NEET: What Tamil Nadu Students Expect

Though a majority of Tamil Nadu education board students have sought exemption from NEET, a few have said decisions cannot be last-minute and arbitrary

12 Shares
EMAIL
PRINT
COMMENTS
NEET: What Tamil Nadu Students Expect

Many states have started counselling for admissions to medical colleges

Chennai:  Srinivas, who wants to become a doctor, is shattered at the possibility of an ordinance that would exempt Tamil Nadu from the National Eligibility cum Entrance Test or NEET for undergraduate medical admissions for yet another year.

He says he worked very hard after the Supreme Court made NEET mandatory this year onward. He scored 97 per cent marks in CBSE Class 12 and 94 percentile in NEET.

Any exemption, he says, would ruin his MBBS dream. "They are playing with our lives. Why couldn't they have told this a year ago? Not after exams are over," says the aspiring doctor.

Another MBBS aspirant J Monish said, "They are punishing us for following the Supreme Court order."

Though a majority of state board students have sought exemption from NEET, a few like Vignesh Balaji say decisions cannot be last-minute and arbitrary. He took a year's break to crack NEET. "It's not that none likes NEET in Tamil Nadu," Mr Balaji says.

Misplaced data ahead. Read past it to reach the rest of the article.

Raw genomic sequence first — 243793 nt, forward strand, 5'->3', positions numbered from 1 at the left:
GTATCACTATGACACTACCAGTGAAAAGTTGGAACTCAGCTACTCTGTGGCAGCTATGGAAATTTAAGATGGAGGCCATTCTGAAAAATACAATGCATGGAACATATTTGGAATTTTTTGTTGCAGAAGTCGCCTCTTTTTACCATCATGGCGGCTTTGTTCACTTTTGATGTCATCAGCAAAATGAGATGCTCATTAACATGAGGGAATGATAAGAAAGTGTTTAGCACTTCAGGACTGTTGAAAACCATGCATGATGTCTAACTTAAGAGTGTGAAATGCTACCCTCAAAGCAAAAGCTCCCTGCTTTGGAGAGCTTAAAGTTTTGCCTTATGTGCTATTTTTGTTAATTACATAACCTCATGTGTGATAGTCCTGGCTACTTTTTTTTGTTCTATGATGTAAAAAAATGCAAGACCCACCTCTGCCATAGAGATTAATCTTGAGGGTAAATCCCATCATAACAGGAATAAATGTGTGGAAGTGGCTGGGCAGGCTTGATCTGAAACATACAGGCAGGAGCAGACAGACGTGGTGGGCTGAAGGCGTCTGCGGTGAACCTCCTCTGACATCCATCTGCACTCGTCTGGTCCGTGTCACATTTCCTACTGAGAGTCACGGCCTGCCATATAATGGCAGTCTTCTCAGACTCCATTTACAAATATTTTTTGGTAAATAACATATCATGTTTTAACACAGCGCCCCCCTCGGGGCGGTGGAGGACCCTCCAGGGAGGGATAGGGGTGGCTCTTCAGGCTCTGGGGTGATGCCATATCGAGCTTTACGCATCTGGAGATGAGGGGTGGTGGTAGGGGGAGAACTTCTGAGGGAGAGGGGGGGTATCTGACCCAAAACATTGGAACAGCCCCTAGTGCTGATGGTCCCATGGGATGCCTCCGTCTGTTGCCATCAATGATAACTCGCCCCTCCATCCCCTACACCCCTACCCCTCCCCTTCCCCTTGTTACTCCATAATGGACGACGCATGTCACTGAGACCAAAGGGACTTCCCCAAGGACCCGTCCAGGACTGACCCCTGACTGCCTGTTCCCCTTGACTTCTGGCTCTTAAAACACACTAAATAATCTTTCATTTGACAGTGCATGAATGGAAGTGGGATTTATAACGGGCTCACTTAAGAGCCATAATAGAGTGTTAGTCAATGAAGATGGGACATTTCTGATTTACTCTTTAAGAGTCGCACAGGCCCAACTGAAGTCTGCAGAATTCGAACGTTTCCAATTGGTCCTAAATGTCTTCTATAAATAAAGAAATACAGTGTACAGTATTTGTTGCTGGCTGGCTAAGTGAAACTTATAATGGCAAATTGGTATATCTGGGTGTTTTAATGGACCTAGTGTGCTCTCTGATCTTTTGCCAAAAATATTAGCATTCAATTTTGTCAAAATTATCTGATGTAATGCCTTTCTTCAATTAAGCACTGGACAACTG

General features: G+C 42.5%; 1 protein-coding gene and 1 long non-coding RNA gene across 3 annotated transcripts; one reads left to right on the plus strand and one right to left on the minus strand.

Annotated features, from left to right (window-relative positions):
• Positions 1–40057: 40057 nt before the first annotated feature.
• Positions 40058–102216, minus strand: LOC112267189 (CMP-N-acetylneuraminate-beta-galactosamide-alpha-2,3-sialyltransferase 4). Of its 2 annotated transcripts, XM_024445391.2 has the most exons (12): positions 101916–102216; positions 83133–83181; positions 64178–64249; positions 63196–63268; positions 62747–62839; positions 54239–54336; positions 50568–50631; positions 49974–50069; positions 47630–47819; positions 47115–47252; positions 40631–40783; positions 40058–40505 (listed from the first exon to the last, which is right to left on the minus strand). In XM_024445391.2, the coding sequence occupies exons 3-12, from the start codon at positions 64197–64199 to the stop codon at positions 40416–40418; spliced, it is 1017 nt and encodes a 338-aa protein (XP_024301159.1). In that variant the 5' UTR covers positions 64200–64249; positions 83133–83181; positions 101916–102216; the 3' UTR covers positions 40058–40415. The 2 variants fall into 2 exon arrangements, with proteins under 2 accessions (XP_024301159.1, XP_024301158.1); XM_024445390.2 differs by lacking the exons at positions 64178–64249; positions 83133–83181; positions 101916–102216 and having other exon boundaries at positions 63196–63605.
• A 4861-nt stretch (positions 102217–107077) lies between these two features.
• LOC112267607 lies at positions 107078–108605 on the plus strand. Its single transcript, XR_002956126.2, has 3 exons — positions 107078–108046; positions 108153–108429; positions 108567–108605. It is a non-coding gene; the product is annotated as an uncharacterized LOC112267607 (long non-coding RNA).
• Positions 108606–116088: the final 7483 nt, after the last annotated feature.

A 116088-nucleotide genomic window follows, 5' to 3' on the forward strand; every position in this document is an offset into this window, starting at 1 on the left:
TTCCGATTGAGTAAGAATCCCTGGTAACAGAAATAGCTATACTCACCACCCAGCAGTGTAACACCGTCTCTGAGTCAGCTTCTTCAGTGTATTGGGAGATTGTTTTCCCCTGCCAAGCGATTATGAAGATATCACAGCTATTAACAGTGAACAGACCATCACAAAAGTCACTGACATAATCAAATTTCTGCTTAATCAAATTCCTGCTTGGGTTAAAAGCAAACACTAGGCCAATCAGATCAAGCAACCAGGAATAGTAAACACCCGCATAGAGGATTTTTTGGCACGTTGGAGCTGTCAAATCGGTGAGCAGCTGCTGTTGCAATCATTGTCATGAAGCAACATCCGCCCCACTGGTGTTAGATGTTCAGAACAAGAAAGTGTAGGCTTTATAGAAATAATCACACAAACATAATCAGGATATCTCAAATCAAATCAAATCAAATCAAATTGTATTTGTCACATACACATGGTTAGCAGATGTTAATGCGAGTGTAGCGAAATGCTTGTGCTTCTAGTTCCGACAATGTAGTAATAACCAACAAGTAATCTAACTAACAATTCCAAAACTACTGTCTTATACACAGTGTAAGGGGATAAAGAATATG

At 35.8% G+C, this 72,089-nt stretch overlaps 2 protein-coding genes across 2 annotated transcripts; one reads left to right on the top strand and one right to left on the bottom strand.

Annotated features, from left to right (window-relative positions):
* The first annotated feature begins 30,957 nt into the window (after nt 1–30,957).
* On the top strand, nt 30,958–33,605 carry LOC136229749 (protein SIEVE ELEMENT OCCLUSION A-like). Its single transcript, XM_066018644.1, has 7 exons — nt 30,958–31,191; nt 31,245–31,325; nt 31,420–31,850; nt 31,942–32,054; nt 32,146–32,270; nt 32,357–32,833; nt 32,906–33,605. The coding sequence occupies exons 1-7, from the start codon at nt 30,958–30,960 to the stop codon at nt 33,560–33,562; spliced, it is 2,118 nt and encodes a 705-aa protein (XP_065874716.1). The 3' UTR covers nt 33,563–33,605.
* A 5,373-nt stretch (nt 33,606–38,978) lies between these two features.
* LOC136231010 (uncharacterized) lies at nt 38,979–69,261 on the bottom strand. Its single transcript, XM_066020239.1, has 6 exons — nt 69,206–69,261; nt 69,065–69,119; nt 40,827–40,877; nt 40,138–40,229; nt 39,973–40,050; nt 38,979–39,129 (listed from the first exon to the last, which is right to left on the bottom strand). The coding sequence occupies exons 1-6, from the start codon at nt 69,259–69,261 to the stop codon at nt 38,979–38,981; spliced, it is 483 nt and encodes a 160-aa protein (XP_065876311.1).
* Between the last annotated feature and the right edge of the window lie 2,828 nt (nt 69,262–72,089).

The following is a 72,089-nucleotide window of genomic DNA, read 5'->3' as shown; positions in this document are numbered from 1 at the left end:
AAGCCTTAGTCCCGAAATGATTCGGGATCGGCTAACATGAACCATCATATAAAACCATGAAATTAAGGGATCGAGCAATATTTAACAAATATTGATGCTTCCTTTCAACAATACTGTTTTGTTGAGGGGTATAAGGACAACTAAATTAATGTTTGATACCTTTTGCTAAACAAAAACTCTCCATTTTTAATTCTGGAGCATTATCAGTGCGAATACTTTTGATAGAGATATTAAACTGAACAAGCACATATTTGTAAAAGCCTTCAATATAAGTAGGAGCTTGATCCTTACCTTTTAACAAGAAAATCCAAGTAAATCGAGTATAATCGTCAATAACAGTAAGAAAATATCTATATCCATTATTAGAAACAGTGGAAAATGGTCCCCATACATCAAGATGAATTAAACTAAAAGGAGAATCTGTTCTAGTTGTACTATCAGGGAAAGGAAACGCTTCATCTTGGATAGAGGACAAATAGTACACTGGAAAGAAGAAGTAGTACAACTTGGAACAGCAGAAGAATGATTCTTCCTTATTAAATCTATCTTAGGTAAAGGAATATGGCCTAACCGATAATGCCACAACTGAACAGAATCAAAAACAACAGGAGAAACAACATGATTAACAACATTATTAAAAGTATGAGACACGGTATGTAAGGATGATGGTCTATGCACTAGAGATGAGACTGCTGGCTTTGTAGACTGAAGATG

For a decade, Tamil Nadu had abolished entrance exams and medical admissions had been offered on the basis of Class 12 marks so that rural students in state board schools don't find themselves at a disadvantage as they can't afford private coaching.

The centre appears to have now softened its stand. On Sunday last, Union Minister Nirmala Sitaraman had said "the centre will cooperate".

And if the government promulgates an ordinance, it will face legal challenges. Nalini Chidambaram, counsel for students who support the NEET, says: "As AIADMK supported BJP's presidential and vice presidential candidates, they are willing to exempt for a year. Earlier they never bothered even after an assembly resolution."

Many states have started counselling for admissions to medical colleges.

The family of 17-year-old Anitha, who killed herself last week after failing to get admission to a medical college, had rejected the Tamil Nadu government's offer of seven lakh rupees in financial aid.

Anitha was the daughter of a poor, Dalit daily-wage labourer, whose dream was to be a doctor. She scored excellent marks in her Class 12 exams and hoped they would help her get admission to a medical college.
 

................................ Advertisement ................................

................................ Advertisement ................................

................................ Advertisement ................................